Smith said when his late wife, Christine, needed extra heart care two years ago they sometimes traveled to a hospital in , W.Va. Those who live in Sardis, he noted, sometimes travel to a hospital in Marietta, he said.

Smith said in the past they sometimes would use the emergency room at the hospital in Glen Dale. Other times they would use Wheeling Hospital. He noted the wait at both facilities will likely get longer now that OVMC has closed and EORH’s closure is pending.

Smith said he puts a lot of blame on politicians for not taking action when businesses and institutions are struggling.

“They always drop the ball — (like) with Ormet. It’s the same with West Virginia and Ohio politicians. We just kind of get lost down here. … There are not enough votes here,” he said.

Village of Bellaire Treasurer Tom Sable said the village likely will not see the full impact of the hospital closing for another three to six months. He noted in the fourth quarter the financials related to the collection of the 1 percent income tax will begin to be seen in November and December.

“There has been an influx of businesses in town so there has been an uptick in that sense,” Sable said. “But I don’t want to give people false hope.”

Sable said the closing of OVMC and the pending closure of EORH could also have an impact on Bellaire’s income tax collections in the future. However, the village is evolving, he noted. With the anticipated coming of an ethane cracker plant in Dilles Bottom, Sable said many companies are getting ready, including those in Bellaire.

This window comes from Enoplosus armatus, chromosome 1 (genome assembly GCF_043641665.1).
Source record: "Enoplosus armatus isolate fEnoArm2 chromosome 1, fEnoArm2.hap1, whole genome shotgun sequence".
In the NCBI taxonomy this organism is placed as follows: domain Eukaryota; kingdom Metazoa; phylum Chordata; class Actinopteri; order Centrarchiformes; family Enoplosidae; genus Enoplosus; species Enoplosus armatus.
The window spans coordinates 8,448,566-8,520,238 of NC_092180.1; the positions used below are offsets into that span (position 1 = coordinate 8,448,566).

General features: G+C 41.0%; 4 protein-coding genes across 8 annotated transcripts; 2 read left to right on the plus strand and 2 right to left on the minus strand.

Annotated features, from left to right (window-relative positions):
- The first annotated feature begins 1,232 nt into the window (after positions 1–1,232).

“I don’t think it’s all doom and gloom in our area. We’re evolving into something else,” he said.

Sable said on the health care side of the equation, he has not personally been impacted by the closure of Belmont Community Hospital, but he is concerned with the closure of OVMC and pending closure of EORH.

When it comes to emergency care, he noted, it will be more difficult and time consuming for those on the Ohio side to get timely care. Especially when road work is occurring on Interstates 70 and 470.

The Belmont Community Hospital building is owned by Wheeling Hospital. Not long after its closure, many of the hospital’s services were transferred to nearby Bellaire Health Center.

Wheeling Hospital also still has plans to offer surgical services at the former Compassionate Care Center for Surgical Excellence, located along Ohio 7 near Bridgeport, said Thea Gompers, Wheeling Hospital spokeswoman. She said the Ambulatory Surgical Center building still is being updated and is expected to open sometime this fall.

She noted the Bellaire Health Center also now has a pharmacy. The hours are expected to be expanded and a drive-through installed in the future.

“You don’t have to be a patient to fill a prescription there,” she added.

Services available at the health center include lab work, blood work, X-rays, physical therapy, family physicians, cardiology, internal medicine, a public pharmacy, podiatry, EKG, plastic surgery and occupational therapy.

Gompers said while some officials in news reports have mentioned without Martins Ferry the next closest hospitals are Barnesville Hospital and Trinity Medical Center in Steubenville, many have forgotten about Harrison Community Hospital, which has an emergency room, in Cadiz. It is owned by Wheeling Hospital.